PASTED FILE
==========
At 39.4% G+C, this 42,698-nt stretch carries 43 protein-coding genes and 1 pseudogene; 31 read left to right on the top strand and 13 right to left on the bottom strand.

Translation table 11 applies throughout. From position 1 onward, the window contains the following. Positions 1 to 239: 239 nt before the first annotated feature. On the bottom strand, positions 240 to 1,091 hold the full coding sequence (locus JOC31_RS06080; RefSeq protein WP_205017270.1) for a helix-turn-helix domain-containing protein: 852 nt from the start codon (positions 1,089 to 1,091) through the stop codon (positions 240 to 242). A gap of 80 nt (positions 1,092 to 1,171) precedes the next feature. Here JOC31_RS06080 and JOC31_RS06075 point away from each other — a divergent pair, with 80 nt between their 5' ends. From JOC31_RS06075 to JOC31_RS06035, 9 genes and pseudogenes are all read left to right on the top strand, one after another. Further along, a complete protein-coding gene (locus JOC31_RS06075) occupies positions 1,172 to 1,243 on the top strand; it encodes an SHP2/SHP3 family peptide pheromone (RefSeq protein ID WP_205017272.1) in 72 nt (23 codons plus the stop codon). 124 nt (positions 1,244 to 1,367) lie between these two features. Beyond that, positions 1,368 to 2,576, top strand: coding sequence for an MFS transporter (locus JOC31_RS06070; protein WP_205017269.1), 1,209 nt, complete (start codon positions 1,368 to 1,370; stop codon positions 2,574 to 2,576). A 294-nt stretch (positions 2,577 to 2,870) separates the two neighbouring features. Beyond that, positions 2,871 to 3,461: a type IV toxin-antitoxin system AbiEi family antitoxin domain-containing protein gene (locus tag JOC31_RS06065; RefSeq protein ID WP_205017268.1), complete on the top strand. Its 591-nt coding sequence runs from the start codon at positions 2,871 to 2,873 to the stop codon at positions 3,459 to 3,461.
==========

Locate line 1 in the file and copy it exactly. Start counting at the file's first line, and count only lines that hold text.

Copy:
At 39.4% G+C, this 42,698-nt stretch carries 43 protein-coding genes and 1 pseudogene; 31 read left to right on the top strand and 13 right to left on the bottom strand.